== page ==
HARJU ELEKTER  e-Magazine  •  2 / 2018

Harju Elekter 50 – generations of experience

Harju Elekter celebrates its 50th anniversary this year. Although the company got its name in 1983 and was entered into the Estonian commercial register in 1993, the company has witnessed several generations worth of regimes and forms of business.

However, when starting the production of electricity cables under Harju KEK (cooperative construction company) in 1968 – because this deficit product was nowhere to be found – probably nobody dared to foresee that within half a century, its division would grow into a group with a revenue of 100 million euros, who also has subsidiaries, in addition to Estonia, also in Sweden, Finland and Lithuania. ...

Estonian industrial enterprises are positive about the future


A survey of industrial enterprises carried out by Swedbank showed that expectations for the year 2018 are positive – 85% of the enterprises are expecting their profitability to rise or remain the same.

Seven industrial enterprises out of ten are planning to grow their turnover, with growth in investments being driven by small entrepreneurs. ...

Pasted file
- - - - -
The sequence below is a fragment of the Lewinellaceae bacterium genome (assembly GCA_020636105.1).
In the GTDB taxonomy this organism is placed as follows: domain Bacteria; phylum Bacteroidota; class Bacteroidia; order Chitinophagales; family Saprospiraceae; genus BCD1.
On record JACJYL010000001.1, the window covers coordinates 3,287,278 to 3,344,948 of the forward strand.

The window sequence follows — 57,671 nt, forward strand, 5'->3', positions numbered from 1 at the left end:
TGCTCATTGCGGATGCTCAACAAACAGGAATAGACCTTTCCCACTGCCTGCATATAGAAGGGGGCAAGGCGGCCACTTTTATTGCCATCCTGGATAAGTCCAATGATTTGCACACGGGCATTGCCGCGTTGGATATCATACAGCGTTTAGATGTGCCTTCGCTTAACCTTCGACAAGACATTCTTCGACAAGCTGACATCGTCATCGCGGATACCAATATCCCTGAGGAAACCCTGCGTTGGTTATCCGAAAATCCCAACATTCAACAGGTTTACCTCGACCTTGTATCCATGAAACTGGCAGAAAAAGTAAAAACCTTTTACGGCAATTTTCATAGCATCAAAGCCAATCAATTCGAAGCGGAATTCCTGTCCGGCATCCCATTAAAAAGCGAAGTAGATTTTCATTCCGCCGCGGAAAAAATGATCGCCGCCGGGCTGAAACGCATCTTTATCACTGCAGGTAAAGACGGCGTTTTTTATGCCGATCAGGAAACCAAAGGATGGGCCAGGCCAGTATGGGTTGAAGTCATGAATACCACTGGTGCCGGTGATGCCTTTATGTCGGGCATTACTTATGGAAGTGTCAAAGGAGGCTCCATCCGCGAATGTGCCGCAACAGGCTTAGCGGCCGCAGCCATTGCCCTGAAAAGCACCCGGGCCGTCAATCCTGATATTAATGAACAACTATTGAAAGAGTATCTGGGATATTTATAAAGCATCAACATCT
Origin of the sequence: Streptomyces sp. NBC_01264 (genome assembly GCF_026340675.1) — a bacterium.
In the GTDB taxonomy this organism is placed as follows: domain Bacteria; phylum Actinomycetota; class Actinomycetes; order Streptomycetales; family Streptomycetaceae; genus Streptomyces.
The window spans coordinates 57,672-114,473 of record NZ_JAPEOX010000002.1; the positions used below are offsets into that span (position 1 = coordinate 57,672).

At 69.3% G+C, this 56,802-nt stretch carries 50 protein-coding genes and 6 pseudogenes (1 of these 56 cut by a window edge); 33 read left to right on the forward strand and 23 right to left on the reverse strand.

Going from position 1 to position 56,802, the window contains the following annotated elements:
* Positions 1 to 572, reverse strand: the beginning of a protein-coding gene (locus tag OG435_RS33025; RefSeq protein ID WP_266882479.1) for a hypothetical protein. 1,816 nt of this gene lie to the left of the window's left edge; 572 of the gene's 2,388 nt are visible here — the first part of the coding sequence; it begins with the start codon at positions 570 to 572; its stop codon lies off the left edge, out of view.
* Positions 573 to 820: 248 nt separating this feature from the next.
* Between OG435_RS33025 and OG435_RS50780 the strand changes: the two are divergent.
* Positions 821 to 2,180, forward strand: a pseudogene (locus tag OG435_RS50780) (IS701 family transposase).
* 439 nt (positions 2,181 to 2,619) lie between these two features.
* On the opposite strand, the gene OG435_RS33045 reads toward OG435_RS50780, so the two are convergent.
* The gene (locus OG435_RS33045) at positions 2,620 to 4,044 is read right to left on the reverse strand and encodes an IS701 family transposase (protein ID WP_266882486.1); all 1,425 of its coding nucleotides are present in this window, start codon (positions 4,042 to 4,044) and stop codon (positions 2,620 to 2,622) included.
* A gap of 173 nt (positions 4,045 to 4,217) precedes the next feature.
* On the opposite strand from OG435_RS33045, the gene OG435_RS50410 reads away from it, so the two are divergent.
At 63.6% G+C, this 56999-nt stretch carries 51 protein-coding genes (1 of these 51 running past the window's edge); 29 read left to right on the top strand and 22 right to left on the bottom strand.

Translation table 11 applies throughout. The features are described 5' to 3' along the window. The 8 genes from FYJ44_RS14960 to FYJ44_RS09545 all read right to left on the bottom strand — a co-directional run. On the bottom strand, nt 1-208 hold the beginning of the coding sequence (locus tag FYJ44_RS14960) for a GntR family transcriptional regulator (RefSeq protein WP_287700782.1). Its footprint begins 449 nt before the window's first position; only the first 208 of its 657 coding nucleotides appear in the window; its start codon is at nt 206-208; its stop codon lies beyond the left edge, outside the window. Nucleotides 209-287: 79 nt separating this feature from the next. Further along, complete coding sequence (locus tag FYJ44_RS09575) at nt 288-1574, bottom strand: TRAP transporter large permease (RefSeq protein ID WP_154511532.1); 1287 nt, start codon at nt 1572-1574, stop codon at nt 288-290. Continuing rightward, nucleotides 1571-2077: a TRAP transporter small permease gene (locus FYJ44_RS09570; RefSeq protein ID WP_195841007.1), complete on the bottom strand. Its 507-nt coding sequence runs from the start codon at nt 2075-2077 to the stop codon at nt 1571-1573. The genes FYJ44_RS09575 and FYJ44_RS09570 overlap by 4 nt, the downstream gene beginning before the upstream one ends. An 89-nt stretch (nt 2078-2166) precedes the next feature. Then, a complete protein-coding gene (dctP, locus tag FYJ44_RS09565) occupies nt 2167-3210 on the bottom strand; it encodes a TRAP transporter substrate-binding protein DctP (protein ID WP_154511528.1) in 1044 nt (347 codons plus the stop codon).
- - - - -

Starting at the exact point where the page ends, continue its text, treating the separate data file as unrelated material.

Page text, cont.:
The profitability of the first quarter was affected by the cold weather


The economic performance of Harju Elekter Group in the first quarter of 2018 was moderately pleasing – the return on sales grew remarkably but the profit remained modest due to the cold winter months.

A strong global economy serves to promote the economies of the Nordics and the Baltic states, providing the countries here with better export opportunities. This goes for Estonia too. Throughout the previous ten quarters the Estonian economy as well as Harju Elekter Group have witnessed a stable growth, enabling the company to expand rapidly and grow its production. ...

TThe future of the industry is already here – from automated lines to robot arms


The advancement of technology and industrial equipment is truly caught up in automation. It has become a reality that instead of people seated at the workbenches, their work is now done by robotic arms or manipulators.

For example, in metalworking, it will soon no longer be necessary for humans to transport and lift heavy metal workpieces, as it will be done by a robot who does not need to take breaks. ...


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